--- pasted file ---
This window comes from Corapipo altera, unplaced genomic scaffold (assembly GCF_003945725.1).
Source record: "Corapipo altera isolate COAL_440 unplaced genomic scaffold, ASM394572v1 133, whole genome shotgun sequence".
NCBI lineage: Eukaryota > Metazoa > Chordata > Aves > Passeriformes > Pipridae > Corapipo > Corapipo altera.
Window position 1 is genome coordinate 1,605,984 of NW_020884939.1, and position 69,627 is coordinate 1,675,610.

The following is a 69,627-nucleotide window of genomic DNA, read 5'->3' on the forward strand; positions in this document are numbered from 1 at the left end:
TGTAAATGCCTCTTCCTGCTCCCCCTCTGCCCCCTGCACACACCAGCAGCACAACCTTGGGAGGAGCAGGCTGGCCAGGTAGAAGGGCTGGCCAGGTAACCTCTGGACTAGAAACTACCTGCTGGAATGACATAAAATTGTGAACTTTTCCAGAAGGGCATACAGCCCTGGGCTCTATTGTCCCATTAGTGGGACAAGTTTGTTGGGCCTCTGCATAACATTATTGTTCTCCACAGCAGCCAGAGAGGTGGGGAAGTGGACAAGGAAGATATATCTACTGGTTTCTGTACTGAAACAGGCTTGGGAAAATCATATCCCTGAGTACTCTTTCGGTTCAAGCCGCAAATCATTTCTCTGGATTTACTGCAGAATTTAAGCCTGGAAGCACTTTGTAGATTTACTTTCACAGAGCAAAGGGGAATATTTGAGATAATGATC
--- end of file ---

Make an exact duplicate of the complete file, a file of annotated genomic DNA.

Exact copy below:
This window comes from Corapipo altera, unplaced genomic scaffold (assembly GCF_003945725.1).
Source record: "Corapipo altera isolate COAL_440 unplaced genomic scaffold, ASM394572v1 133, whole genome shotgun sequence".
NCBI lineage: Eukaryota > Metazoa > Chordata > Aves > Passeriformes > Pipridae > Corapipo > Corapipo altera.
Window position 1 is genome coordinate 1,605,984 of NW_020884939.1, and position 69,627 is coordinate 1,675,610.

The following is a 69,627-nucleotide window of genomic DNA, read 5'->3' on the forward strand; positions in this document are numbered from 1 at the left end:
TGTAAATGCCTCTTCCTGCTCCCCCTCTGCCCCCTGCACACACCAGCAGCACAACCTTGGGAGGAGCAGGCTGGCCAGGTAGAAGGGCTGGCCAGGTAACCTCTGGACTAGAAACTACCTGCTGGAATGACATAAAATTGTGAACTTTTCCAGAAGGGCATACAGCCCTGGGCTCTATTGTCCCATTAGTGGGACAAGTTTGTTGGGCCTCTGCATAACATTATTGTTCTCCACAGCAGCCAGAGAGGTGGGGAAGTGGACAAGGAAGATATATCTACTGGTTTCTGTACTGAAACAGGCTTGGGAAAATCATATCCCTGAGTACTCTTTCGGTTCAAGCCGCAAATCATTTCTCTGGATTTACTGCAGAATTTAAGCCTGGAAGCACTTTGTAGATTTACTTTCACAGAGCAAAGGGGAATATTTGAGATAATGATC